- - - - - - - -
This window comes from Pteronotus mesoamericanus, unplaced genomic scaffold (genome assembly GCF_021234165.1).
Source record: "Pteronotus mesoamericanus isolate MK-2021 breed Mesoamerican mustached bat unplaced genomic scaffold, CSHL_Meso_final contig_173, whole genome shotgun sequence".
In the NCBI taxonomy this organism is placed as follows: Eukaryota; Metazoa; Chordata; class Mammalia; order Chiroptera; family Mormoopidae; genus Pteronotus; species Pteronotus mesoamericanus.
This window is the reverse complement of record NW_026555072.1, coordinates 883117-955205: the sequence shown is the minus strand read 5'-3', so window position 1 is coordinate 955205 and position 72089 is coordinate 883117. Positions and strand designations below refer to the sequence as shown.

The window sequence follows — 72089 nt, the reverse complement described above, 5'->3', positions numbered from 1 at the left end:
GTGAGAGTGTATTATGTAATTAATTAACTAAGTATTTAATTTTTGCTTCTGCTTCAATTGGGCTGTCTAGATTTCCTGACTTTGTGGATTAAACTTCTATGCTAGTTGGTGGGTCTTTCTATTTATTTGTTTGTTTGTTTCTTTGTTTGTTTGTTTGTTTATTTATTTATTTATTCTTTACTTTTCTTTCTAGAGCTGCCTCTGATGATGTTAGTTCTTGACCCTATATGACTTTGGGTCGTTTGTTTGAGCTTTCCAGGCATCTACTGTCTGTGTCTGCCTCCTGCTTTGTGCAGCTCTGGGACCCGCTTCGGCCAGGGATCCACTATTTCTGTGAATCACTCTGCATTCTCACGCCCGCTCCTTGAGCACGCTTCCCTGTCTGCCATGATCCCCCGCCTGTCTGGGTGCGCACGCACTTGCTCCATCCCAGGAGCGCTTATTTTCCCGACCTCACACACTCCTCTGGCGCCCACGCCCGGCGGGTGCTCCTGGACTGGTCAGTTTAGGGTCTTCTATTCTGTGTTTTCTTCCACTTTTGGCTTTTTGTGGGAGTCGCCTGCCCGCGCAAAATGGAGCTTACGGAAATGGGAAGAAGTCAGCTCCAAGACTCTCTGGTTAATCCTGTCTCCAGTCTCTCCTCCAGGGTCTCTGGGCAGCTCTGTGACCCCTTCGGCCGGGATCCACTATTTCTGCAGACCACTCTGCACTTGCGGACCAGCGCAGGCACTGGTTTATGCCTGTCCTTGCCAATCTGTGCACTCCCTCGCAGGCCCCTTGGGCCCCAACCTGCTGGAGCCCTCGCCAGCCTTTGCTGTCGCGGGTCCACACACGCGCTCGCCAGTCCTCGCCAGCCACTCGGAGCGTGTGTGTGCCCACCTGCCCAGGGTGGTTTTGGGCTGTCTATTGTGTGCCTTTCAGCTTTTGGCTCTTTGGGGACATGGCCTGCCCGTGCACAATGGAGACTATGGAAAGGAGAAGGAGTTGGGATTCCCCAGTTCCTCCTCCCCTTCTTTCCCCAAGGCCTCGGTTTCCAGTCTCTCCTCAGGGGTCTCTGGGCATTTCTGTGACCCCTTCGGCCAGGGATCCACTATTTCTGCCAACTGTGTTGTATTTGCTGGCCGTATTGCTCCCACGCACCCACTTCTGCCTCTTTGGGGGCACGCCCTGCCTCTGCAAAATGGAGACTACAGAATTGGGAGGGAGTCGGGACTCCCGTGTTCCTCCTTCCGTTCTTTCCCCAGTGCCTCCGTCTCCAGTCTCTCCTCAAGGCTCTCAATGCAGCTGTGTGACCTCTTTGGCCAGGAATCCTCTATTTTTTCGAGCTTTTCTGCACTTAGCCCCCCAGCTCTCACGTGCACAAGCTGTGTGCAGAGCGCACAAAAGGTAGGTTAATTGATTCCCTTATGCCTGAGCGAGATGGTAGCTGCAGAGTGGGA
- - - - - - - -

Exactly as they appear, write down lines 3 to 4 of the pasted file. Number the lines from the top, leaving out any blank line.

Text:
In the NCBI taxonomy this organism is placed as follows: Eukaryota; Metazoa; Chordata; class Mammalia; order Chiroptera; family Mormoopidae; genus Pteronotus; species Pteronotus mesoamericanus.
This window is the reverse complement of record NW_026555072.1, coordinates 883117-955205: the sequence shown is the minus strand read 5'-3', so window position 1 is coordinate 955205 and position 72089 is coordinate 883117. Positions and strand designations below refer to the sequence as shown.